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Shopping malls reinventing themselves

Doctors, dentists, gyms and libraries are taking their place along side traditional retail stores and turning shopping centres into communication destinations.

Ice-skating rinks, restaurants and cafes and beauty salons are also being added to modern shopping centres around the country. It’s just another weapon being used by retail landlords to fight back against online shopping, with many of those services unable to be provided online.

Stockland (ASX: SGP) head of commercial property, John Schroder has told the Australian Financial Review that shopping centres already play an important part in regional communities. Consumers can now book activities and services online before arriving at the shops.

AMP Capital, which manages shopping centres and part of AMP Limited (ASX: AMP), has developed smart apps that aim to help customers shop more efficiently. With more and more Australians owning smartphones, there are certainly opportunities to use apps to attract shoppers to the centre. Apps can suggest clothes styles and brands, and even assist customers find their cars. If you’ve ever lost your car in a multi-storey shopping centre car park, you’ll know how handy that can be!

By increasing the variety of products and services available, individual retailers in shopping centres should benefit, as the foot traffic increases (that’s the number of people walking through and around). Landlords want to get people to think of regional centres as more than just a place to shop, and adding new services gives people more reasons to stay longer and spend more money.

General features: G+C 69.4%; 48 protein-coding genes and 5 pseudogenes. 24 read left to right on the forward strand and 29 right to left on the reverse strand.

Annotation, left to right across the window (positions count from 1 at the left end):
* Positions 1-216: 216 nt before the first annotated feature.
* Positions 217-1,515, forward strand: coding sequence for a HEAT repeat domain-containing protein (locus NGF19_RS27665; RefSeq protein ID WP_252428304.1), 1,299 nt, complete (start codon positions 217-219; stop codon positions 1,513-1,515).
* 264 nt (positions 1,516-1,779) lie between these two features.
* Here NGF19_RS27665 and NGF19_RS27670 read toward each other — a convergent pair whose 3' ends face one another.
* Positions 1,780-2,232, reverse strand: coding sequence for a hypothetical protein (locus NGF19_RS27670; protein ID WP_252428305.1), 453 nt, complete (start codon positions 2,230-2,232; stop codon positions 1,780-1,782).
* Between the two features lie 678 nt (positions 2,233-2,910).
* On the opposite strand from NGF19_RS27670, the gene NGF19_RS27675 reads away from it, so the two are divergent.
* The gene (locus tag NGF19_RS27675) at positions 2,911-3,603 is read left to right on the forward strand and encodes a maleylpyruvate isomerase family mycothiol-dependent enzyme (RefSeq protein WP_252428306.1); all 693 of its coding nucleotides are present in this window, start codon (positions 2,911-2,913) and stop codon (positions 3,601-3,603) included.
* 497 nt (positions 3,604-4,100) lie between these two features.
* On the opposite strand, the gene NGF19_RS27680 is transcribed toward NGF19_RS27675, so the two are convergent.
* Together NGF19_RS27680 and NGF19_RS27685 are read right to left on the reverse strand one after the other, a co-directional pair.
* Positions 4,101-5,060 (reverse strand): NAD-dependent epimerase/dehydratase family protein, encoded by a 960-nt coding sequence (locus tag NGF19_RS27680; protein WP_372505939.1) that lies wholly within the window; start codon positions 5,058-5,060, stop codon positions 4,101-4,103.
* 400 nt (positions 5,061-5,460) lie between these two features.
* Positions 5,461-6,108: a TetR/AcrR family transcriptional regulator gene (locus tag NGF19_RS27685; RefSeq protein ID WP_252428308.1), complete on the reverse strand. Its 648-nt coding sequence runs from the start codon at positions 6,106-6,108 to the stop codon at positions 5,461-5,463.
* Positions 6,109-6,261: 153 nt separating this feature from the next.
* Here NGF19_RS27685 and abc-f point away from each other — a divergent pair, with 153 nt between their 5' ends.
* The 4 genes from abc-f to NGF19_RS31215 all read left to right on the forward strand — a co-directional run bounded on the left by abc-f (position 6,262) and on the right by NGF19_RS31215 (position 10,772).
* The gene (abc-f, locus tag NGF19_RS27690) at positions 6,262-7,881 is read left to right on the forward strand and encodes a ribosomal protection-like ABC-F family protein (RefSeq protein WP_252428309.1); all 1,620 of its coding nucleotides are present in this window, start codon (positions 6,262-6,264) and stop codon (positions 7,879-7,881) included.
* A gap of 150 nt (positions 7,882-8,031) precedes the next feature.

Westfield Group (ASX: WDC) has been one of the pioneers of mall development in the US, taking the Australian centre concept to Americans and the rest of the world. It was one of the first companies to meld traditional grocery stores with high end retailers in the US, and now is one of, if not the largest shopping centre owner (by value) in the world.

The Foolish bottom line

Shopping centres will continue to evolve, and we are likely to see hotels, apartments and office buildings added to centres in future, while an increasingly diverse range of products and services will also be included.  That is likely to see them increase in size, and attract more customers. The death of shopping centres has been greatly exaggerated.

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Motley Fool writer/analyst Mike King doesn’t own shares in any companies mentioned. The Motley Fool’s purpose is to help the world invest, better. Take Stock is The Motley Fool’s free investing newsletter. Packed with stock ideas and investing advice, it is essential reading for anyone looking to build and grow their wealth in the years ahead. Click here now to request your free subscription, whilst it’s still available. This article contains general investment advice only (under AFSL 400691). Authorised by Bruce Jackson.

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